• Tue. Feb 27th, 2024

Cold and overcast weather may push India out of their comfort zone in WTC final | Cricket

Cold and overcast weather may push India out of their comfort zone in WTC final |  Cricket

It was early and cold. By the time the Indian team arrived at the Oval on the eve of the World Test Championship final, the temperature had soared to 12 degrees Celsius. Got up because it was too cold before. The wind was blowing across the ground and Indian skipper Rohit Sharma looked like he had been dragged out of bed for the press conference. Perhaps getting up early can also count as a warm-up.

India’s Rohit Sharma with head coach Rahul Dravid during a training session ahead of the WTC final (Action Pictures via Reuters)

Talking about the pitch, the Indian skipper had his say: “I didn’t get a chance to see it today. The press conference was at 9.15, never thought it would be so early.

He said with a smile, he was joking, but the match starts at 10:30 am, 30 minutes earlier than usual. If the conditions remain as they are – read ‘cold, foggy and windy’ — India’s two-spinner theory will go out the window and they will have to play four pacers instead.

“Definitely looks like the seamers will have some help,” Sharma said. “With the overhead conditions, it’s going to help the seamers a little bit. I don’t know that the pitch changes a bit in this part of the world. When we played the last test here, it looked very similar. And as the game progressed, as the day went on, it slowly changed. On day 5 the reverse swing is activated. So, yes, we’re going to consider all those factors and see what’s the right combination for us to go with.

For now, India are keeping their cards close to their chest because, as Rohit said, “That’s a standard answer, I think.”

A little tongue-in-cheek, but a little chutzpah never hurt anyone. If anything, it lightens the mood. For India, the key may be experience; Experience, as bowlers, to take advantage of situations and experiences, as batters, to fight them.

Ajinkya Rahane (who celebrated his 35th birthday on Tuesday) rounds out the batting line-up well, likely to get the nod precisely because of his experience in these conditions. At his best, he was one of India’s most consistent and proven performers in overseas conditions. His away average of 40.28 is still higher than his home average of 35.73. The rest are virtually self-selecting.

Finding the combination

Shubman Gill and Sharma (who had a long stint in the nets) as openers, Cheteshwar Pujara at No.3, Virat Kohli at No.4 and Rahane at No.5.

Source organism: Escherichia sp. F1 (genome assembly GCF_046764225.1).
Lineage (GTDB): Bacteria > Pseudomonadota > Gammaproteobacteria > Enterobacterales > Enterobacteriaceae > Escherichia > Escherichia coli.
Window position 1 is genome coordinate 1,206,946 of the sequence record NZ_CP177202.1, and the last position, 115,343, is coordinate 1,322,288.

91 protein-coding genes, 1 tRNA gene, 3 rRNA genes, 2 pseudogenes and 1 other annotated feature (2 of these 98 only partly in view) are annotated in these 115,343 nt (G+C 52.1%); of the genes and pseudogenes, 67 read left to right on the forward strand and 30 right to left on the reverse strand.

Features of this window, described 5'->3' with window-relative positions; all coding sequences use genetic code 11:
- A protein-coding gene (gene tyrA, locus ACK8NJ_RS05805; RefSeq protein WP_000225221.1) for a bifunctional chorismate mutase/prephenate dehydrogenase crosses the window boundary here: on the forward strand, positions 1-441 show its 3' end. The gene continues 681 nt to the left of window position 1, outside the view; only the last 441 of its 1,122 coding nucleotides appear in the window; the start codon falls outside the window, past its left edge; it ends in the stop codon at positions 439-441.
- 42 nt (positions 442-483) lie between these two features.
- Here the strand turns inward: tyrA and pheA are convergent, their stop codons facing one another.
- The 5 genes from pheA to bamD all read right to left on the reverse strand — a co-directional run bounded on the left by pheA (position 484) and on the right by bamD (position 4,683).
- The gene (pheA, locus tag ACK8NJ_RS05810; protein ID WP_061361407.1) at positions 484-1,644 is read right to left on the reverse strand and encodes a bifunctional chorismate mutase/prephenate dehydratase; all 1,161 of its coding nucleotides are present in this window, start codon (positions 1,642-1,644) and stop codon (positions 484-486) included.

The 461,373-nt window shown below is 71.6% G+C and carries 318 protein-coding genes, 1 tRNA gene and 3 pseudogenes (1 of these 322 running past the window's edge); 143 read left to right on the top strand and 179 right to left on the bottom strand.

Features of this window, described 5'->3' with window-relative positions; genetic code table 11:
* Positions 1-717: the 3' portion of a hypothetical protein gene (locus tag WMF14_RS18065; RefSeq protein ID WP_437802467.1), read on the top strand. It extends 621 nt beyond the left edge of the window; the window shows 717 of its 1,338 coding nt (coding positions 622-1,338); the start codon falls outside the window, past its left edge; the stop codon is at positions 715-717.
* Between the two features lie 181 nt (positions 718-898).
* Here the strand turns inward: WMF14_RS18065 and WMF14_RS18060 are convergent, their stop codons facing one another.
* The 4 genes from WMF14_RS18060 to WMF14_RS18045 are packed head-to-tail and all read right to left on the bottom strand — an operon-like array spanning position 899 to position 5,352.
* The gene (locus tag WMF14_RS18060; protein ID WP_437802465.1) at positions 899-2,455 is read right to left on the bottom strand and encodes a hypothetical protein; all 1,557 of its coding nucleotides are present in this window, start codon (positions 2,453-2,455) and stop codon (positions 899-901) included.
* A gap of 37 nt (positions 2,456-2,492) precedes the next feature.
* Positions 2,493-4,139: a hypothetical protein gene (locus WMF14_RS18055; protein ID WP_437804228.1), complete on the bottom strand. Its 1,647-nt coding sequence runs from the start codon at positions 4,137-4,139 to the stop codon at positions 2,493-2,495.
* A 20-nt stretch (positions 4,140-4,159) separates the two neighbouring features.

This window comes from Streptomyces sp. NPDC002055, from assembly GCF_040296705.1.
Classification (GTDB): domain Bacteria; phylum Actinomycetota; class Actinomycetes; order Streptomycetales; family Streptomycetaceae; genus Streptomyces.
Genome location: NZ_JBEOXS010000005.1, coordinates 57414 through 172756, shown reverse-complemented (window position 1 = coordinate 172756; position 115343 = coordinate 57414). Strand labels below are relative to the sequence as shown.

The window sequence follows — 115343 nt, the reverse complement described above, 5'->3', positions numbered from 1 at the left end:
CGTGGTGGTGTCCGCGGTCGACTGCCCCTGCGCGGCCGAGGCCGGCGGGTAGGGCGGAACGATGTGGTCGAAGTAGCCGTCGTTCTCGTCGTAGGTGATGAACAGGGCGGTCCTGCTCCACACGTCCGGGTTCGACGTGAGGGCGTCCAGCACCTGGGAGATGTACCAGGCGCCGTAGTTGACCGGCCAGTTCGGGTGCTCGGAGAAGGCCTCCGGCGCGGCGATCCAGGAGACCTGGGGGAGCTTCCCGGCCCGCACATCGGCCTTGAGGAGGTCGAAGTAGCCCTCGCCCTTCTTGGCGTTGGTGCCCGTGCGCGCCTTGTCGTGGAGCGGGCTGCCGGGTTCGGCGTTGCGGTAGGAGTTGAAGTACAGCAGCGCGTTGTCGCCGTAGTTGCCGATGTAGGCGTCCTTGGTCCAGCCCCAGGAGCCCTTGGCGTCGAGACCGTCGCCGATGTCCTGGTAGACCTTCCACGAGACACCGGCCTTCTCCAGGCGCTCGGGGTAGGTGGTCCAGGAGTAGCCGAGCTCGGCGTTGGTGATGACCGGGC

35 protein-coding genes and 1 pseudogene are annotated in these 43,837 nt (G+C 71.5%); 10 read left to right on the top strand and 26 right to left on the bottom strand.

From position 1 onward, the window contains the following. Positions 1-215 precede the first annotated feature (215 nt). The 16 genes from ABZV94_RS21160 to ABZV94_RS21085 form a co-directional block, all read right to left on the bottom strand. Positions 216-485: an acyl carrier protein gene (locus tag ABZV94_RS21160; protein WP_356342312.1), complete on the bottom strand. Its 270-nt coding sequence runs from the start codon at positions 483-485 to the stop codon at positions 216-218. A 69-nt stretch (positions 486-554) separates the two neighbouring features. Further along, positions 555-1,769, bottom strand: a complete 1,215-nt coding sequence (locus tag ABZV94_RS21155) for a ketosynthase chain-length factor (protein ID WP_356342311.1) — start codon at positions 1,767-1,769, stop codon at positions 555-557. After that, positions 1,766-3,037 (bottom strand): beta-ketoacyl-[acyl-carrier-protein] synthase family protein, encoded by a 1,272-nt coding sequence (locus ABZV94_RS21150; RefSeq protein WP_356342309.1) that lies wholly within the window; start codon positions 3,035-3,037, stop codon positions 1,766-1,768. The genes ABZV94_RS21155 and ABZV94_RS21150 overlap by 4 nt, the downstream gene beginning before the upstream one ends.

Umesh looks to have an edge over Jaydev Unadkat in the bowling department. It’s not much, but Umesh has played two Tests in England and Unadkat has played none. Two in 56 Tests in a career that began in 2011.

The big question will be whether to play three or four seamers. As Sharma said, conditions can change during the game. In the last match India played at the venue, the ball reverse-swinged on the fifth day. If India decide to go for four, Shardul Thakur will get a look-in not only in his bowling but also in his batting.

“We can wait until tomorrow; Because one thing I have seen here is that the pitch is actually changing day by day,” Sharma said. “So, the message to the boys is very clear, all 15 should be ready to play at any time. We will see the conditions tomorrow and decide who will be in that playing 11.

It was an optional nets session and very few players actually braved the conditions. Prashar, R Ashwin, KS Bharath, Umesh Yadav and Yashaswi Jaiswal were also there. The rest stayed in their hotel rooms, where they would all be part of the team meeting later. It was a short, light session, but the team stayed true to the prize.

Success drought

Much of the talk on the ground and in the presser has been about India’s lack of ICC trophies in the last decade. ‘They have the money, but where are the trophies?’ They say. ‘Can you imagine losing another one?’ Another wondered aloud. ‘If they lose the reaction won’t be big,’ said another. There have been questions for some time. And the answers. When Dravid was asked about this on Monday, a question was also thrown Sharma’s way.

“Look, we know what we have won and what we haven’t,” Sharma said. “There is no point in thinking about it again and again. We were asked the same question last year when we went to Australia for the T20 World Cup and I answered the same question.

“The players know when India have won and when they have not. I don’t think it’s right to think about it again and again. You should focus on the situation and how we can do better. There is no point in thinking about what has happened and what will happen in the future. It is very important to think about the present. Our team is focused on how to win this match.

An oversimplified textbook version of the strategy would be to bat well and bowl well. But it’s the little things that make a difference. Matches to exploit, sessions to play, counter-attacks to push the opposition back. Above all, it boils down to trust in their abilities and methods.

“The next five days will be quite challenging for us, giving us a chance to win the championship, but we understand that winning the championship is not easy,” Rohit said. “You have to do a lot of things right to win. Now, the focus is only on how we can reach the top. So, discussions and preparations revolve around that. I am someone who always believes in focusing on what is in front of you, what will happen in the future, rather than thinking about what kind of things to do.

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